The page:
CAISO Postpones Market Redesign to November 2007

By Published On: January 27, 2006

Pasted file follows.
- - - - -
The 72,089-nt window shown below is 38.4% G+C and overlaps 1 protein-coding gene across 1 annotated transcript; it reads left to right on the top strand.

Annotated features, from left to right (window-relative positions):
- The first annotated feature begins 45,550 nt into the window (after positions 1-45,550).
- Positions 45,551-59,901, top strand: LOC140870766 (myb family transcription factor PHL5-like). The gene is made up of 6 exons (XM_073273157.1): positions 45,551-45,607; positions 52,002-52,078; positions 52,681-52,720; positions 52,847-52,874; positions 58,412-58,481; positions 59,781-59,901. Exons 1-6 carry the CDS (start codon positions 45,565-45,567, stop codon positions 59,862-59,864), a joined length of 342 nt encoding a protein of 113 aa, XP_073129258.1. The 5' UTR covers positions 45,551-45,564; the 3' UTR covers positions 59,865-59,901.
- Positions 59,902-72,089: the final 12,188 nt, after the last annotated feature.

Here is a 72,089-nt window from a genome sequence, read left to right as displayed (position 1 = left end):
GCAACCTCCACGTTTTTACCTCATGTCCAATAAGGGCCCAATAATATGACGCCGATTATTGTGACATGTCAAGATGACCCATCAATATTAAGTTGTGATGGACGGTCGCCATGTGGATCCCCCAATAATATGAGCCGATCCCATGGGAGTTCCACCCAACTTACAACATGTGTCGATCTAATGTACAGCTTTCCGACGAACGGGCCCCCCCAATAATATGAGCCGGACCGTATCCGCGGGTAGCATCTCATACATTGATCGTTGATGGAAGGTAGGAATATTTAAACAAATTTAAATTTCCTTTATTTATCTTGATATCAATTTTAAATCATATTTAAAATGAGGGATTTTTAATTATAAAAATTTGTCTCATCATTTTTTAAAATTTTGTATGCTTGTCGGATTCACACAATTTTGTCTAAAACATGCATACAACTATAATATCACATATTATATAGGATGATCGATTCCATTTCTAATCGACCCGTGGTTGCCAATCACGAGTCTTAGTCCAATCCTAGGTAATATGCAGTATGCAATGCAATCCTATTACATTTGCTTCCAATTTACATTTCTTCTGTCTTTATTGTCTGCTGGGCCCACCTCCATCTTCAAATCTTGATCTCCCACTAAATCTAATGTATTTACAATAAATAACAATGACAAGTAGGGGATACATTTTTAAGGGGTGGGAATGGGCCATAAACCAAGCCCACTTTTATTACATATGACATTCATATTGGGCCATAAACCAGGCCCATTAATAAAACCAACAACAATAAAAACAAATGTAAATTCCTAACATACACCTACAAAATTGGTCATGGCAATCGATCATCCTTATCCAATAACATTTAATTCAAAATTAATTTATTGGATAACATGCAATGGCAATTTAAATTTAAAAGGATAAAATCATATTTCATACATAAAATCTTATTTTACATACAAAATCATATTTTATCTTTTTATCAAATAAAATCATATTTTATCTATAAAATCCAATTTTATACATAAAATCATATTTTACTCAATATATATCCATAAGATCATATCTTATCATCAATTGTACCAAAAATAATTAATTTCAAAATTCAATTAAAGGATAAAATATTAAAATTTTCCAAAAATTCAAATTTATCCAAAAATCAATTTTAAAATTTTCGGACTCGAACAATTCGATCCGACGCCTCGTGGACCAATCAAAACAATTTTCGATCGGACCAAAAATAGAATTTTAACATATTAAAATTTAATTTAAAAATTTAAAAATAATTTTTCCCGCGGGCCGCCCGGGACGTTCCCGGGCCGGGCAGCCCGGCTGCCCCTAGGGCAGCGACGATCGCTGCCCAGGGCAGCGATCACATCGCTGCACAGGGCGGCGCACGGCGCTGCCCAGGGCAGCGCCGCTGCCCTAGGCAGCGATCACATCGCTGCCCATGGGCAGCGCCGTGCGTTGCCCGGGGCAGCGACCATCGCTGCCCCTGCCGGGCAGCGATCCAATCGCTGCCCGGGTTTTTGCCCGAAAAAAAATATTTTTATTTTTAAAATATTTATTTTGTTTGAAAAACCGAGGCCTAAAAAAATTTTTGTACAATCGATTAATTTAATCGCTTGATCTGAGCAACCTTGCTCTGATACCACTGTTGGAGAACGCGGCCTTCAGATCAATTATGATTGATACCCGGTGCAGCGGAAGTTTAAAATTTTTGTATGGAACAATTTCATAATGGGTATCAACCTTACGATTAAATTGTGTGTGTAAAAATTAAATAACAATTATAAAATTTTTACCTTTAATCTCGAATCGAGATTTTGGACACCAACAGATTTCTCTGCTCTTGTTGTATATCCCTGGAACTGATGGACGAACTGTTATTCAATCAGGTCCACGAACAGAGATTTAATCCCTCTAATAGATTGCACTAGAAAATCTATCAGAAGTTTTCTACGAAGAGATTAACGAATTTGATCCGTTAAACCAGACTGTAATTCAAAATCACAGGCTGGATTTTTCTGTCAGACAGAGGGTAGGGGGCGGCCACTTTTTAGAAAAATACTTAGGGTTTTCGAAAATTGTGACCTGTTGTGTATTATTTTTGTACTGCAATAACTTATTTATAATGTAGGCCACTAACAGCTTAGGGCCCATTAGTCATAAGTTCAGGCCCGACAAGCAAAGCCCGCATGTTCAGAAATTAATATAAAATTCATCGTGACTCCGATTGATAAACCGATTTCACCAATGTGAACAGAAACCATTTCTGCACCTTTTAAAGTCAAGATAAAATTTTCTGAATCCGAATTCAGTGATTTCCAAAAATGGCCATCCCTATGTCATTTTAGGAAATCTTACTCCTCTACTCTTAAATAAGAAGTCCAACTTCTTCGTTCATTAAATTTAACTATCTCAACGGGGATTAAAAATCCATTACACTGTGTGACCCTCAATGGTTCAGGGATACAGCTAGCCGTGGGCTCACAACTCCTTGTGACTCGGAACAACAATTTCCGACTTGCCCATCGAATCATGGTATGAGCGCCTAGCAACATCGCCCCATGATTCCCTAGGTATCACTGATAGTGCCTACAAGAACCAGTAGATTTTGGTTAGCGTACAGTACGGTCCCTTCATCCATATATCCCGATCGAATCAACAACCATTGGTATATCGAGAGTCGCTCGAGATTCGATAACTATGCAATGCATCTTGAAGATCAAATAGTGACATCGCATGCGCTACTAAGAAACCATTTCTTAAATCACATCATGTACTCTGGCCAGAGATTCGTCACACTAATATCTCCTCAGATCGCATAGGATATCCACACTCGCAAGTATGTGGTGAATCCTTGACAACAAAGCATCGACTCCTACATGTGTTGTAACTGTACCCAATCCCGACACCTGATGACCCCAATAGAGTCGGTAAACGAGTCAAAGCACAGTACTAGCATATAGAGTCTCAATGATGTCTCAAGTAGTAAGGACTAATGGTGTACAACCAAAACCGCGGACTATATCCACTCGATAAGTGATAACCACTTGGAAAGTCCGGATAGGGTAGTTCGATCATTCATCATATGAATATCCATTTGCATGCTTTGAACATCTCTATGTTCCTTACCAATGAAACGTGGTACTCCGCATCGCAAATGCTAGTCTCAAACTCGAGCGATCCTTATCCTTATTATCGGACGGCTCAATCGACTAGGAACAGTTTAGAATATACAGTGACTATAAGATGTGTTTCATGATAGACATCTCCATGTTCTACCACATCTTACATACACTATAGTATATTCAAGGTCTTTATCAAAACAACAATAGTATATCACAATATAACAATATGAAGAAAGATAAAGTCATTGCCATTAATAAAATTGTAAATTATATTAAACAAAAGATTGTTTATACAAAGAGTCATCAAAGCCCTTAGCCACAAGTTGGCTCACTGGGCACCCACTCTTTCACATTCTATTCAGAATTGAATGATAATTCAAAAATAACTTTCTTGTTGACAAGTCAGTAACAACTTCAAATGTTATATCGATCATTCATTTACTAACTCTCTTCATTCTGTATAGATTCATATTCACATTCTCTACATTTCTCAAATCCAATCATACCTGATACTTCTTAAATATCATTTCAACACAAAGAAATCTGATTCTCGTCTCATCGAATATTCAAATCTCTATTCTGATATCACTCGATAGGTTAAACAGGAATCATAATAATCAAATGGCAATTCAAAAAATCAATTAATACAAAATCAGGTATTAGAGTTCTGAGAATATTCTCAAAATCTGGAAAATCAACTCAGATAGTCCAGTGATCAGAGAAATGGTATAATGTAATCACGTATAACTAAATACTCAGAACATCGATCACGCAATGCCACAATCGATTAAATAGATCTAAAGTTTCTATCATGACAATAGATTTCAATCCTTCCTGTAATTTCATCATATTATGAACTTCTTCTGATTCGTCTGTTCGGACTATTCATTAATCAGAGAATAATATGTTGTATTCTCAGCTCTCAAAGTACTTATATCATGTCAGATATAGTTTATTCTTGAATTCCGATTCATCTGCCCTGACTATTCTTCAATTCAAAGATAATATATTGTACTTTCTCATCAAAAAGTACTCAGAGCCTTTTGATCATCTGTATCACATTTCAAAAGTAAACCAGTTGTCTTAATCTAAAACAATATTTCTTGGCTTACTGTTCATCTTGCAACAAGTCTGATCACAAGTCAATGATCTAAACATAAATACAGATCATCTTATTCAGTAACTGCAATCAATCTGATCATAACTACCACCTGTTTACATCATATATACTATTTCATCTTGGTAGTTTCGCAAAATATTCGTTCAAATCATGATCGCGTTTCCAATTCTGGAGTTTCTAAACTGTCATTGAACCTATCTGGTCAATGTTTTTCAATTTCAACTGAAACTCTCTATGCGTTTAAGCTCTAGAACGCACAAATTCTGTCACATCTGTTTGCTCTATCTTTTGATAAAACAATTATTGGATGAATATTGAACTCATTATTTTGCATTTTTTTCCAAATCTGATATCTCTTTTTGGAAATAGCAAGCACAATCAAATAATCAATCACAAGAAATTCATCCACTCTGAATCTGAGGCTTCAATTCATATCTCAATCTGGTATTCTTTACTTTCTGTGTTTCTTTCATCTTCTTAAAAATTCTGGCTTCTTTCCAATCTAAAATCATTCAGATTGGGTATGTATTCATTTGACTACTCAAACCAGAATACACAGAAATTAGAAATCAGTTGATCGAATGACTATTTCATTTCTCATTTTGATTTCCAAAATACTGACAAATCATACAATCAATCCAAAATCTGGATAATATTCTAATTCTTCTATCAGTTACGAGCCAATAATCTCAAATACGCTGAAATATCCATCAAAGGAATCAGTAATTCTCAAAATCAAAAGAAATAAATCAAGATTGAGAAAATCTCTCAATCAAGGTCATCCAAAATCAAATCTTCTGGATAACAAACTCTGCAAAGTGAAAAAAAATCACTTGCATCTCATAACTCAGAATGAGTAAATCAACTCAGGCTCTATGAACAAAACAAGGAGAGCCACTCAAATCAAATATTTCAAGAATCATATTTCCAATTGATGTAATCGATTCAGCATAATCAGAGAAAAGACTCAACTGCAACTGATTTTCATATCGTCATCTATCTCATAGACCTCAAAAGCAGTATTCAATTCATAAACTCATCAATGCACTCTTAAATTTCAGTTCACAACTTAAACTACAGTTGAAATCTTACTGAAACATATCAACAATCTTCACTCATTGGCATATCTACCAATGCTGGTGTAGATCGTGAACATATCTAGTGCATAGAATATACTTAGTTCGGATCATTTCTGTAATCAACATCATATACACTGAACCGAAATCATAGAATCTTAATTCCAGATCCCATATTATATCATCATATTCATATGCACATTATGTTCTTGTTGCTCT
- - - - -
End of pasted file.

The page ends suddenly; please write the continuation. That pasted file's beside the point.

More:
The start date of the California Independent System Operator’s market redesign was delayed once again. The launch was pushed back from April 1, 2007, to November 1, 2007, the grid operator announced January 24. More time is needed to modify software to reflect additional redesign changes and to test the system, according to CAISO officials. The extra months will also give the power industry additional time to prepare for the major market overhaul. “A few months of delay are well understood if the design is right,” said Yakout Mansour, CAISO chief executive officer. However, he noted that the postponement will not allow changes to the market redesign scope or major policy matters. Indeed, CAISO officials plan to file the tariff for the new market program with federal regulators on February 6. They expect the Federal Energy Regulatory Commission to approve it by March 2007. Last month, Mansour estimated that further changes to the grid operator’s market overhaul would delay the planned February 1, 2007, launch until April 2007 (Circuit, Dec. 16, 2006). The conceptual redesign was filed with FERC last May. The extra work on the so-called Market Redesign and Technology Upgrade project will cost the grid operator $30 million, including $7 million in contingency funding. This will bring the total cost of the project to $170 million. Mansour said this week that CAISO decided to delay the start date after a complete program review indicated the need for further work and time for an initial shakedown period. “I would not put a major change like this in place pre-summer,” he said. Energy trading reaches a fevered pitch as demand soars with summer temperatures. The review also showed that the program had been delayed because key components were not completed on time, creating bottlenecks, added Charles King, CAISO market development and program management vice-president. Mansour said that numerous “must have” scope items were recently identified. CAISO found in its review that it needs time to produce “business practice manuals that are critical to understanding the market design.” In a statement following the meeting, CAISO said that the extra cost is justified because the market redesign ultimately will save money by making better use of the state’s transmission system and generating plants. Redesign “will lower electricity costs, bringing benefits to all consumers.” In other action, in what Mansour characterized as a “good story,” CAISO’s finances improved in 2005, according to a preliminary financial report. Operating revenue for the year was $221.6 million, $8.6 million more than the $212.6 million projected. Operating expenditures totaled $141.2 million, $5.5 million less than expected. The grid operator spent $36.8 million on capital improvements, leaving itself an operating reserve of $71.3 million. The grid operator also kicked off a proceeding to set a resource-adequacy tariff by June 1. CAISO plans to issue a white paper and draft tariff February 3. It will file the tariff with federal regulators by March 10 so the agency can approve it before June 1. That coincides with the time the California Public Utilities Commission resource-adequacy requirements take effect. The CPUC set a 15-17 percent supply cushion requirement for utilities (Circuit, Oct. 28, 2005). “This is a very tight schedule and has a hard and fast deadline,” said Mark Rothleder, CAISO market and product development principal. The CAISO board also approved a minor modification to the market redesign program. Under the change, metered subsystems with power plants – such as municipal utilities that belong to the Northern California Power Agency – will be able to settle accounts for their power with CAISO at their own load-aggregation-point price. Before the change, settlement would have been based on the load-aggregation-point price of the nearest investor-owned utility. The change is intended to provide an incentive for the municipal utilities to operate their own generating plants in congested areas, according to Lorenzo Kristov, CAISO principal market architect. He said that change was negotiated in time to be included in CAISO’s upcoming tariff filing with FERC.

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